Cummings and Goings in Agriculture

Recent Dry Spell Allowed Time For Hay Cutting

By Steve Cummings

The crops in Yalobusha County are progressing nicely at this point.  Another rain or two and the crops should be made.  This time of year, farmers have to keep an eye out for hurricanes and tropical storms in the gulf.  

These storms not only bring much needed rain, but often bring high winds which can be destructive to the crops.  

There is quite a bit of activities in the tropics now, so let’s just hope the hurricanes stay out to sea, not only for our farmers’ sake, but for our neighbors on the coast as well.

The recent dry spell gave our cattle farmers a small window to cut hay.  While the wet year has been good for pastures and hay fields, it has posed a problem for getting hay cut and bailed.  

But, all and all, so far this looks like we have the potential for a good farming year.  We just have to get the crops in.

 Our new 4-H Agent, Mary Mason Furr, started this week.  Her first day on the job was spent in Raymond, MS at a livestock and horse show training.  Please stop by our office and welcome her to the county.

 This Saturday is District IV Farm Bureau Talent and Queen’s competition at Mississippi State University, and Yalobusha County will be well represented.  

Austin Mills is Yalobusha County Miss Farm Bureau for this year and McKenzie Bailey and Briley Kilgore will be competing in their respective talent divisions.  These ladies will do an outstanding job representing Yalobusha County and hopefully will move on to compete in the state contest in December.

Horticulture Tips:

Apply Herbicides Soon

Did you have to mow winter weeds from your lawn this past winter and spring? Now is the time to begin doing something about preventing this from happening again this winter.   Annual weeds that show up as young seedlings in the fall and become quite unsightly by mid-winter through spring will begin germinating in only a few short weeks.  

A pre-emergence herbicide applied before these weeds germinate is the most efficient way of control.  Pre-emergence herbicides have little effect on weeds that have already germinated so it is important to get the herbicide out soon (late August north to late September along the coast). Labor Day is generally a good target date.  To ensure that the herbicide is activated and moves into the surface soil to form a uniform weed control barrier a minimum of one-half inch of water either from rain or irrigation should follow shortly after the herbicide application.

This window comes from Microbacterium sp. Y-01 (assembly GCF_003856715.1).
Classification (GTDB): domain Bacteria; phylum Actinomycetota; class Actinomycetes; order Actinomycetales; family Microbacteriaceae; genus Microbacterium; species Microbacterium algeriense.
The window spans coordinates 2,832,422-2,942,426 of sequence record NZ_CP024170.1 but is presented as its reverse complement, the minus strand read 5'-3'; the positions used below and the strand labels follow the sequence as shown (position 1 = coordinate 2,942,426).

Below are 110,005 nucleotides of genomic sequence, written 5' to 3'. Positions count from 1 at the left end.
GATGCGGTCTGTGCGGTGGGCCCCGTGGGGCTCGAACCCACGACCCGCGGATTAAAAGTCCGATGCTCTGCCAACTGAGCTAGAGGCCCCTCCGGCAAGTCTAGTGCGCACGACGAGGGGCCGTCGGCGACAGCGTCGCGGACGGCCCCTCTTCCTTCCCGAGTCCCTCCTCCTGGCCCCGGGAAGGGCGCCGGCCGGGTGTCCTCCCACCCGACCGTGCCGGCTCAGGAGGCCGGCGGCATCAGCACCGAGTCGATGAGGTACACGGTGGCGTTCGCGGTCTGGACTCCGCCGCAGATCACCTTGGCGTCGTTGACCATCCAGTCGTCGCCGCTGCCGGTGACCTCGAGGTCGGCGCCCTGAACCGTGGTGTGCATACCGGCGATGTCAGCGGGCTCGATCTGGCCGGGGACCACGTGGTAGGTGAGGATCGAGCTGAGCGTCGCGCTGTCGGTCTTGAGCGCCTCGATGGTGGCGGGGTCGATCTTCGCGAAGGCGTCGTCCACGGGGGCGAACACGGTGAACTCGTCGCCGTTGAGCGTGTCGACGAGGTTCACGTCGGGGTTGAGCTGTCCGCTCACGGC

Pre-emergence herbicides are formulated as liquids, wettable powders or water dispersible granules that are applied in sprayable form, and also as dry granules or coated on fertilizers.  Choose a formulation that is best suited for you and ALWAYS READ THE LABEL for specific application instructions, weeds controlled, and safety precautions.  

Extension publications 1532 and 1322 provide information to help select the appropriate herbicides for specific weeds.  These publications can be obtained from your local extension office or downloaded from the www.msucares.com web.

It Is Caterpillar Season And Fall Armyworms Are

On The March

 Late summer and early fall are the peak season for fall armyworm invasions of well managed turf especially Bermuda grass lawns, athletic fields, and golf courses that have been fertilized and watered.  The moths migrate in large numbers and lay as many as a thousand eggs each.  During these hot days of summer the eggs hatch in only a few days with the tiny caterpillars feeding almost continuously.   When small they may go unnoticed while consuming only a small amount of leaf tissue daily but nearing their last few days as larvae they can literally devour an entire lawn almost overnight. Therefore, it is important that a careful scouting regime be established to detect their presents and control them while they are small.

 At least once a week during the remaining growing season randomly check several locations in the lawn by brushing the grass back and forth with your hand, part the blades down to the soil line and look for coiled light-tan or green to nearly black caterpillars.  

If you care to pick one of them up and look at it straight on you may noticed a small inverted “Y” marking on its forehead.   A tip that golf course superintendents use to alert them of their arrival is checking the flags on the greens each morning for small light brown egg masses that have been laid on them by the moths during the night. You might try placing a small flag in your lawn as well.

Control is not too difficult if the lawn is treated with an appropriate insecticide when the caterpillars are small.  Liquid sprays or granules containing active ingredients of carbaryl, cyfluthrin, permethrin, lambda-cyhalothrin, or trichorfon are recommended.  For more details refer to extension publication 2331 “Control of Insect Pests in and around the Home Lawn” which can be obtained at your local extension office or downloaded from the extension web at www.msucares.com.

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